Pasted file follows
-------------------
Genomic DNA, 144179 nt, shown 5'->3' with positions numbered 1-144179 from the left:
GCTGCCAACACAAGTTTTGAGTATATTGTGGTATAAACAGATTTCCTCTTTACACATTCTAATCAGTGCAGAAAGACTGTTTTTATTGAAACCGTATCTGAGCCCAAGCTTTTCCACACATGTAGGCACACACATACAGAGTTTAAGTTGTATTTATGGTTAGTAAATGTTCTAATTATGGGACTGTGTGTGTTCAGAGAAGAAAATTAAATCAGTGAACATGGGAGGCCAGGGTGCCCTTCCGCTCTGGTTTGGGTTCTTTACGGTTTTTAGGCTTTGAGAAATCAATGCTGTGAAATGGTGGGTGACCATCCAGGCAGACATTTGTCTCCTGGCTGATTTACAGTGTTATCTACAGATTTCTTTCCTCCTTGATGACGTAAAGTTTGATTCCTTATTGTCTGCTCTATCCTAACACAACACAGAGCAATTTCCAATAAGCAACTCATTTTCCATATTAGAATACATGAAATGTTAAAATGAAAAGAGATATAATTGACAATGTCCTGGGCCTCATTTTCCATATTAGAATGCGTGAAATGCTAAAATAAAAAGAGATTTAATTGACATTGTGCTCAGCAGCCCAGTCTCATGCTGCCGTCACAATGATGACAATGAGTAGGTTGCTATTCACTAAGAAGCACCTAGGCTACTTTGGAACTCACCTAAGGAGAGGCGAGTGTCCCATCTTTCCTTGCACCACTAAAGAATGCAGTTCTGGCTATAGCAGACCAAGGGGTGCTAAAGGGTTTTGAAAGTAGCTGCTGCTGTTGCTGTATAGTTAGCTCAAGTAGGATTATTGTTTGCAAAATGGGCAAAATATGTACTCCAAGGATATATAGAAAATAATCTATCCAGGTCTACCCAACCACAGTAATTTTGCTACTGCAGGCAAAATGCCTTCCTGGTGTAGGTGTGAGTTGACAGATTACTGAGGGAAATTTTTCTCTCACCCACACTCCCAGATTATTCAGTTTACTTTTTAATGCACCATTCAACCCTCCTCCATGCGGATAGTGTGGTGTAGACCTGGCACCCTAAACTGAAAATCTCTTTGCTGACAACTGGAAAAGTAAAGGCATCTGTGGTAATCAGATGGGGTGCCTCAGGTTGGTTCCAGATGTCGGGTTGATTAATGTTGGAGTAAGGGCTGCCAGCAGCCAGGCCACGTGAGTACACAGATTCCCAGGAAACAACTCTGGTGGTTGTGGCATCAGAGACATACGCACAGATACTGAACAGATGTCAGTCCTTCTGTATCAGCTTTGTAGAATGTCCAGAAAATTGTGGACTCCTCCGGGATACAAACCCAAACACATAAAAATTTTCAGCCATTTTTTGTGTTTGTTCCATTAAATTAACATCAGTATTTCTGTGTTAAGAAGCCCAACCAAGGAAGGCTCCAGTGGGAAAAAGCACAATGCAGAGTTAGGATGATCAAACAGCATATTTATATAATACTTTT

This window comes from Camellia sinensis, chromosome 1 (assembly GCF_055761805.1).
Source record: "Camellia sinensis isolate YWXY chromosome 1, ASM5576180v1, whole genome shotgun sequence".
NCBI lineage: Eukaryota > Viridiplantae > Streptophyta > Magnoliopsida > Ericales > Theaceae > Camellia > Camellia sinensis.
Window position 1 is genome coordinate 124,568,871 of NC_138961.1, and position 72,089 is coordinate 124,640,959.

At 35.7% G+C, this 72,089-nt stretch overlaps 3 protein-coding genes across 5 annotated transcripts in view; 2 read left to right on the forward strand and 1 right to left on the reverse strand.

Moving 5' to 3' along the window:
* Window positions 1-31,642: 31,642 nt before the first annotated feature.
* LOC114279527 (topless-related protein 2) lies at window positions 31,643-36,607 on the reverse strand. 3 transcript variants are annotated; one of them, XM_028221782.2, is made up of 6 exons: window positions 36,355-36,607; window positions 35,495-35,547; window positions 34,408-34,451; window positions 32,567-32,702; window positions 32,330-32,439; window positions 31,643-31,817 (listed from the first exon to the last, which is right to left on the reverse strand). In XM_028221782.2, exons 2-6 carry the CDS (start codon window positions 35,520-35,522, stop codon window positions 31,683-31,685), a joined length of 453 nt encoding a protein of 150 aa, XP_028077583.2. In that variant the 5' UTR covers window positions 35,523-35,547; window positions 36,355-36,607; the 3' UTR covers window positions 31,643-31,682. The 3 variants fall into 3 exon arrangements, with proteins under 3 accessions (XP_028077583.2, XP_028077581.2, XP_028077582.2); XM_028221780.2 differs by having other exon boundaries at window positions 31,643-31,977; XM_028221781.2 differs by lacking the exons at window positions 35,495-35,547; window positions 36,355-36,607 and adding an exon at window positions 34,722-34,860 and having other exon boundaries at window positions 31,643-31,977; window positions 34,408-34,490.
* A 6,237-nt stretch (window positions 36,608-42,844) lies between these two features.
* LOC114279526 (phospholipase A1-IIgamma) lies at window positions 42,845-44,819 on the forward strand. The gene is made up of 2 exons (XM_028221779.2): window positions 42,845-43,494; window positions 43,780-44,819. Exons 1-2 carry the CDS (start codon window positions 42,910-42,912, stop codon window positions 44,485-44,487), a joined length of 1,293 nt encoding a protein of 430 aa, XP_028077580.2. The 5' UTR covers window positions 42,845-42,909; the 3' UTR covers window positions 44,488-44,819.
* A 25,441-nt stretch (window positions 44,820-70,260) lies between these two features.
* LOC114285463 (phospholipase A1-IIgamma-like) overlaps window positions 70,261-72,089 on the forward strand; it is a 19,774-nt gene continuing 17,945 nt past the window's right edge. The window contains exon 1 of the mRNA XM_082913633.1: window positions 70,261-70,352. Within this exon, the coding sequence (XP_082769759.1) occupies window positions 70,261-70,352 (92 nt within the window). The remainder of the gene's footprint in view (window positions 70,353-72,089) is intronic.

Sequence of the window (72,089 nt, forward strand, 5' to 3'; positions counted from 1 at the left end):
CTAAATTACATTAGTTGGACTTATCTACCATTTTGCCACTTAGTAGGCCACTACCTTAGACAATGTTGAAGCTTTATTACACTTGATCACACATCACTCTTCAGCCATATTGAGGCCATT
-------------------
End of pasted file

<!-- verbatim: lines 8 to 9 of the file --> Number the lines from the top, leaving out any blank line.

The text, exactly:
Moving 5' to 3' along the window:
* Window positions 1-31,642: 31,642 nt before the first annotated feature.